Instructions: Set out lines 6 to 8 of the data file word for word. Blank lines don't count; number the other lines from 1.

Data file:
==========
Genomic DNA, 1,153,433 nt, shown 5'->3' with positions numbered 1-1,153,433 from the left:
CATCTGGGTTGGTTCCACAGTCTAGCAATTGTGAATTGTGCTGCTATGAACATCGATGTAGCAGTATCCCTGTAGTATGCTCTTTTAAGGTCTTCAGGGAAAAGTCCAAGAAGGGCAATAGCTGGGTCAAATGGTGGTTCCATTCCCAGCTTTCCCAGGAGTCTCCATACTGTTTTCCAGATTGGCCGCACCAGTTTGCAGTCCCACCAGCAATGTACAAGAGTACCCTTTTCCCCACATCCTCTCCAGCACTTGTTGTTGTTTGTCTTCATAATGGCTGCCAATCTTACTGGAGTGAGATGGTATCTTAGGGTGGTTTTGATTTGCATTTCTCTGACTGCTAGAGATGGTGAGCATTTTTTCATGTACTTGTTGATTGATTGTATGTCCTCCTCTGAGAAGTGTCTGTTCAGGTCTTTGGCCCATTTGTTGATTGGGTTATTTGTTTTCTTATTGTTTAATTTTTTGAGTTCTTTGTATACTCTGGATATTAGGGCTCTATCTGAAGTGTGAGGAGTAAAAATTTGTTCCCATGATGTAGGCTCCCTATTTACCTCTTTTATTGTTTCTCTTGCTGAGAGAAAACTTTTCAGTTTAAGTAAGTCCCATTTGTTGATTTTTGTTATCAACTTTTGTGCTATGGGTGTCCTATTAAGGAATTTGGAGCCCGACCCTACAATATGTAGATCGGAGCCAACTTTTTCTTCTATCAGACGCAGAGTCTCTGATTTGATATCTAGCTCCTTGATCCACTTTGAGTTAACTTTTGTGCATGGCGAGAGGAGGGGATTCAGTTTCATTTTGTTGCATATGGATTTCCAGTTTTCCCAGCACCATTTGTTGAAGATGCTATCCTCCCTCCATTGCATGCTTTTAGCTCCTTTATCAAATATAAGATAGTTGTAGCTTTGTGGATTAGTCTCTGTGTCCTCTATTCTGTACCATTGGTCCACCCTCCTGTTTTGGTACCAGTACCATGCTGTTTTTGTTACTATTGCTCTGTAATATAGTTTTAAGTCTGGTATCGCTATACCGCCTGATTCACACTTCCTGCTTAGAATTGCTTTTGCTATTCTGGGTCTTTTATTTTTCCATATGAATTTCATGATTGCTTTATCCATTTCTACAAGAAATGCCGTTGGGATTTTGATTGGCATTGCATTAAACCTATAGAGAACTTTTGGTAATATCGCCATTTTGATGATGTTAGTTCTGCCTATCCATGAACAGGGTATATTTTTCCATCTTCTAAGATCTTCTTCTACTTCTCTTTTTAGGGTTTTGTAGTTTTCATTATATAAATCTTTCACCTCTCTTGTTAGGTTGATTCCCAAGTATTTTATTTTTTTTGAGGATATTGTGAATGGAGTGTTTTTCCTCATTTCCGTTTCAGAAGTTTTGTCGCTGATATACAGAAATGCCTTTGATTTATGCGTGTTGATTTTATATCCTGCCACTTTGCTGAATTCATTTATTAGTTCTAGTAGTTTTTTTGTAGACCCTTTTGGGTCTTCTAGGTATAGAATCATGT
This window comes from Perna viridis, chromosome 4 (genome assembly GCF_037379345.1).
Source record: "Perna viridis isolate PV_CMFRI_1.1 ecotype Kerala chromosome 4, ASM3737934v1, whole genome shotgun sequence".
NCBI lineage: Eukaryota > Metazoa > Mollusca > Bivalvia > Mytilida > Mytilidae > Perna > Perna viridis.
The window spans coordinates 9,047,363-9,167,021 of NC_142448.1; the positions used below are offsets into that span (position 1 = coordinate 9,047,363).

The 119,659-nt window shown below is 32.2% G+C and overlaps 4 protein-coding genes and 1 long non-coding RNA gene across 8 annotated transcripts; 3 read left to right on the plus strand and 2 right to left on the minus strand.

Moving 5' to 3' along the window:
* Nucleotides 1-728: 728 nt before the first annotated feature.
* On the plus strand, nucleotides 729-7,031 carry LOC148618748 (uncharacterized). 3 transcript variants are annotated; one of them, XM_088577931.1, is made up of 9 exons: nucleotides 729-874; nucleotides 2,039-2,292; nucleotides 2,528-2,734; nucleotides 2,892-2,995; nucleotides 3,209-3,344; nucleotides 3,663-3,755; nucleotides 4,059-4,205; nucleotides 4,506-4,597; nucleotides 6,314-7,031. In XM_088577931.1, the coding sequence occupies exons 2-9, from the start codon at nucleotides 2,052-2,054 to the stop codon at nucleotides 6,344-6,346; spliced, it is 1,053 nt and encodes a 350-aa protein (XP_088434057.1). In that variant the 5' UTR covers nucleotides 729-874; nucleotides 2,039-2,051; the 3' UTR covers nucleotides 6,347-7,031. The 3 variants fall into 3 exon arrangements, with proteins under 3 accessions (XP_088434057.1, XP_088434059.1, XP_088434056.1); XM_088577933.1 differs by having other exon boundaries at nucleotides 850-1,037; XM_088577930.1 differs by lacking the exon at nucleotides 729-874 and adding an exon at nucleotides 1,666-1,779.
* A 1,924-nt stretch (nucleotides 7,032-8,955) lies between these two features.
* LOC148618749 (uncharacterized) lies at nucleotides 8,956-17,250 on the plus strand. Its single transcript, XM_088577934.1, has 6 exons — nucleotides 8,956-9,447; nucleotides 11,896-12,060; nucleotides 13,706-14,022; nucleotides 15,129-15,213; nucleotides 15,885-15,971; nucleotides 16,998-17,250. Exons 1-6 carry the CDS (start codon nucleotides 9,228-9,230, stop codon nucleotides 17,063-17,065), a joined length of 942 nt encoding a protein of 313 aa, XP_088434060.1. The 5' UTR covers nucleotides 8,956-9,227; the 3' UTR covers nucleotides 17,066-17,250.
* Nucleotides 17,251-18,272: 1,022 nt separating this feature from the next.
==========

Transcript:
The window spans coordinates 9,047,363-9,167,021 of NC_142448.1; the positions used below are offsets into that span (position 1 = coordinate 9,047,363).

The 119,659-nt window shown below is 32.2% G+C and overlaps 4 protein-coding genes and 1 long non-coding RNA gene across 8 annotated transcripts; 3 read left to right on the plus strand and 2 right to left on the minus strand.

Moving 5' to 3' along the window: